I used to joke that it took 24 months to make my chicken and sausage gumbo. Because it did take two full years to raise out the rooster for the pot. In the meantime, the old boy had plenty of time to be useful to the hens. That utility is the hallmark of the small farm: everything has a place in the overall productivity.

Which is why we continue to try and market the mutton each summer. And not just out of a necessity brought on by a lack of rain. It is the natural ebb and flow of the farmer, farm, and flock–the necessity of an annual cull creates availability of a unique meat for a local cuisine.

But these efforts remain unsuccessful because, although the buying habits of the consumer have changed, they are still predicated on buying for convenience. And as long as the small farm has to compete with corporate farming over convenience, the small farm (and the consumer) will lose. A truly sustainable farm needs a sustainable food tradition with which to partner, combining geography and a people.

In a truly local food system, it is the culture that adapts to the foods’ seasonal availability. The annual coq au vin made from the culled rooster in the fall, the slow-cooked leg of mutton from the culled ewe at the height of summer, both are simmered in a sauce made of freshly grown vegetables, herbs, and garlic. Both meals are place based, with a personal relationship with the farmer, pasture, and garden and seasoned by the utility of the ingredients.

It is this place-based cooking tradition that has the potential to nourish our lives, build resilient communities, and sustain the planet. It’s a local table that speaks about the people of that place, a people who today are scanning the ridge lines for a storm’s approach.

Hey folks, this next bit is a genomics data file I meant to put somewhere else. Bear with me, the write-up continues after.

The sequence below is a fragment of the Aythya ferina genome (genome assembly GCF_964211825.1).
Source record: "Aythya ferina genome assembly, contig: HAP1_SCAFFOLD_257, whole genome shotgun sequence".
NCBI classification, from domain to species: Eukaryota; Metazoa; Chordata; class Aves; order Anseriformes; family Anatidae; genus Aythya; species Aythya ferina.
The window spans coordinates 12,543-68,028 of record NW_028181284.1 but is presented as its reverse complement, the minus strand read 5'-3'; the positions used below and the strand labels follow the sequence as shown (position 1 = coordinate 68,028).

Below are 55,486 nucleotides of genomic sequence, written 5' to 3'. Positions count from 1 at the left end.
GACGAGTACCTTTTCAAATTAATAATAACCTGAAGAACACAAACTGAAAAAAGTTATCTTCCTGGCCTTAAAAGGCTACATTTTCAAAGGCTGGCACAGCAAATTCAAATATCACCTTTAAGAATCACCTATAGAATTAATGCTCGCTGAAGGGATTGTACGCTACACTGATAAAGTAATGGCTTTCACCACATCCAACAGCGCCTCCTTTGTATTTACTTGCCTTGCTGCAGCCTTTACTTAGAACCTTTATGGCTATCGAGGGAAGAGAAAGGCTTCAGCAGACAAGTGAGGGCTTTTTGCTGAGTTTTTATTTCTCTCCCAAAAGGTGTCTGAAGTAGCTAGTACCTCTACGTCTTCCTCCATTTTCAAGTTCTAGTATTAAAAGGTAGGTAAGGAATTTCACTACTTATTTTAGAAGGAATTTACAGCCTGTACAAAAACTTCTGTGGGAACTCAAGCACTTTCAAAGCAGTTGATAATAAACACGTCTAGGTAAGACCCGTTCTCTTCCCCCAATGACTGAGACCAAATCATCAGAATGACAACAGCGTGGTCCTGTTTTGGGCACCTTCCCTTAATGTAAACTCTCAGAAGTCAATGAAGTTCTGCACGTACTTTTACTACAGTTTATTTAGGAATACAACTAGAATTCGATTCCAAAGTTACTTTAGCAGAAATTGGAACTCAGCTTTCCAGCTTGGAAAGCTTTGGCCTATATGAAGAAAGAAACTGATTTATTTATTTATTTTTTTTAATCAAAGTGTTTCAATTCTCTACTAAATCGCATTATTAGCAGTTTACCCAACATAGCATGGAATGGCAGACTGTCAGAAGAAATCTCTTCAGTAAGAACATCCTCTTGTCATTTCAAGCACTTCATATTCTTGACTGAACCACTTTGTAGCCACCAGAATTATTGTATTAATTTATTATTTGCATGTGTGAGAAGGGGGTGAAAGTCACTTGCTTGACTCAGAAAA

An Agrarian Life

“He lives the song he sings just as many of us sing the songs we don’t live.”

–Richard Taylor

 

It is a subject as old as the Roman poets: trying to live the song we sing. No doubt, as long as members of our race have felt consoled by the comforting embrace of empire, they have felt the snare grip their ankle as they tried to reclaim whatever was felt to them as an authentic life.

This blog is about farming, about the life of working the farm and the subtle ways that that life changes the participant. My farm life is a journey. A journey, if you will, about living those songs I sing. A journey that has taught me to live songs, often heard as if at a great distance, with muted lyrics, songs that once learned help loosen the grip of the snare.

Looking back over these 16 years of posts, certain themes regularly emerge: changes by a birth or death, the cycles of seasons, mistakes learned over and over again, the value of a willing partner, the companionship of friends and family, the rediscovery of the art of observing, the liberating value of work performed.

So too revelations of being more profoundly conservative and liberal than previously imagined. Not the conservative mindset of our chattering classes, with their mania of global commerce, their cavalier resource depletion, and their religious litmus tests. But instead, the timeless conservativism of careful consideration to structure, change, technology, land, and relationships. A growing awareness that progress and change, as needed on a farm, best proceed from thoughtful slowness.